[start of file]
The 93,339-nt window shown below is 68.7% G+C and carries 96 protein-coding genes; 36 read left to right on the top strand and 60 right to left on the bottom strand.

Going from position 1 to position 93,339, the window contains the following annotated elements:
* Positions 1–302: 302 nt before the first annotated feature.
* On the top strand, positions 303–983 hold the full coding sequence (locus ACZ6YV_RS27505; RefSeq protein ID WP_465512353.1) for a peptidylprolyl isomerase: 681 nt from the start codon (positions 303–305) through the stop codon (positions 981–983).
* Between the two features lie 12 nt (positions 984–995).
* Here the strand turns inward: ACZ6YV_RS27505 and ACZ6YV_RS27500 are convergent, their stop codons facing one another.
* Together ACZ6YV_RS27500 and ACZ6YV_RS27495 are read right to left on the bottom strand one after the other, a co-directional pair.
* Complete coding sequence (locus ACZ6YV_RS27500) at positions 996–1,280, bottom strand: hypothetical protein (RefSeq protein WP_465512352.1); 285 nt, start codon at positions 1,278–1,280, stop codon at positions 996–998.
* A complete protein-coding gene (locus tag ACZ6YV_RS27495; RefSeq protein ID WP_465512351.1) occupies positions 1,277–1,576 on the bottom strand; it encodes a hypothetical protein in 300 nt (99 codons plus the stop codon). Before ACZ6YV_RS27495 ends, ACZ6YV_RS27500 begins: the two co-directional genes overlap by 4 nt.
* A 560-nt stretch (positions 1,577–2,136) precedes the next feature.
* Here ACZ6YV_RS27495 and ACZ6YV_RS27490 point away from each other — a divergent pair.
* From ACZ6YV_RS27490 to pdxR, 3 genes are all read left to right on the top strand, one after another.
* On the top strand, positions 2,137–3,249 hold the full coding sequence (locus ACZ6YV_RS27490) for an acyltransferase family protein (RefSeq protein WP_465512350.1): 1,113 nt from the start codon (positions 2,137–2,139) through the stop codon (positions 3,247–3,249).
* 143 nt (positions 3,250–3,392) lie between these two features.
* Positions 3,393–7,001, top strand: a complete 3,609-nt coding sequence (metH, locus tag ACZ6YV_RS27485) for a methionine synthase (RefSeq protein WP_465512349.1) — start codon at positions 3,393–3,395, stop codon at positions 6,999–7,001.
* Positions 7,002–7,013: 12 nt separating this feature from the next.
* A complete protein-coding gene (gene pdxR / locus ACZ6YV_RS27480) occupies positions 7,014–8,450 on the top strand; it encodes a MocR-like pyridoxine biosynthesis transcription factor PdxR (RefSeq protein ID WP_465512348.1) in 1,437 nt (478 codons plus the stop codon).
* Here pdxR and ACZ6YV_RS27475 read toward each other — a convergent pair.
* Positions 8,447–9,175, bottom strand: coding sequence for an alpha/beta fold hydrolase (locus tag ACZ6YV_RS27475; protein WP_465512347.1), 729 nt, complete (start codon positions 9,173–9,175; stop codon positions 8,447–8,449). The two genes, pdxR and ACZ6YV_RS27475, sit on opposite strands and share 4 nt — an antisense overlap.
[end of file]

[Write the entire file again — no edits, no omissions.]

The 93,339-nt window shown below is 68.7% G+C and carries 96 protein-coding genes; 36 read left to right on the top strand and 60 right to left on the bottom strand.

Going from position 1 to position 93,339, the window contains the following annotated elements:
* Positions 1–302: 302 nt before the first annotated feature.
* On the top strand, positions 303–983 hold the full coding sequence (locus ACZ6YV_RS27505; RefSeq protein ID WP_465512353.1) for a peptidylprolyl isomerase: 681 nt from the start codon (positions 303–305) through the stop codon (positions 981–983).
* Between the two features lie 12 nt (positions 984–995).
* Here the strand turns inward: ACZ6YV_RS27505 and ACZ6YV_RS27500 are convergent, their stop codons facing one another.
* Together ACZ6YV_RS27500 and ACZ6YV_RS27495 are read right to left on the bottom strand one after the other, a co-directional pair.
* Complete coding sequence (locus ACZ6YV_RS27500) at positions 996–1,280, bottom strand: hypothetical protein (RefSeq protein WP_465512352.1); 285 nt, start codon at positions 1,278–1,280, stop codon at positions 996–998.
* A complete protein-coding gene (locus tag ACZ6YV_RS27495; RefSeq protein ID WP_465512351.1) occupies positions 1,277–1,576 on the bottom strand; it encodes a hypothetical protein in 300 nt (99 codons plus the stop codon). Before ACZ6YV_RS27495 ends, ACZ6YV_RS27500 begins: the two co-directional genes overlap by 4 nt.
* A 560-nt stretch (positions 1,577–2,136) precedes the next feature.
* Here ACZ6YV_RS27495 and ACZ6YV_RS27490 point away from each other — a divergent pair.
* From ACZ6YV_RS27490 to pdxR, 3 genes are all read left to right on the top strand, one after another.
* On the top strand, positions 2,137–3,249 hold the full coding sequence (locus ACZ6YV_RS27490) for an acyltransferase family protein (RefSeq protein WP_465512350.1): 1,113 nt from the start codon (positions 2,137–2,139) through the stop codon (positions 3,247–3,249).
* 143 nt (positions 3,250–3,392) lie between these two features.
* Positions 3,393–7,001, top strand: a complete 3,609-nt coding sequence (metH, locus tag ACZ6YV_RS27485) for a methionine synthase (RefSeq protein WP_465512349.1) — start codon at positions 3,393–3,395, stop codon at positions 6,999–7,001.
* Positions 7,002–7,013: 12 nt separating this feature from the next.
* A complete protein-coding gene (gene pdxR / locus ACZ6YV_RS27480) occupies positions 7,014–8,450 on the top strand; it encodes a MocR-like pyridoxine biosynthesis transcription factor PdxR (RefSeq protein ID WP_465512348.1) in 1,437 nt (478 codons plus the stop codon).
* Here pdxR and ACZ6YV_RS27475 read toward each other — a convergent pair.
* Positions 8,447–9,175, bottom strand: coding sequence for an alpha/beta fold hydrolase (locus tag ACZ6YV_RS27475; protein WP_465512347.1), 729 nt, complete (start codon positions 9,173–9,175; stop codon positions 8,447–8,449). The two genes, pdxR and ACZ6YV_RS27475, sit on opposite strands and share 4 nt — an antisense overlap.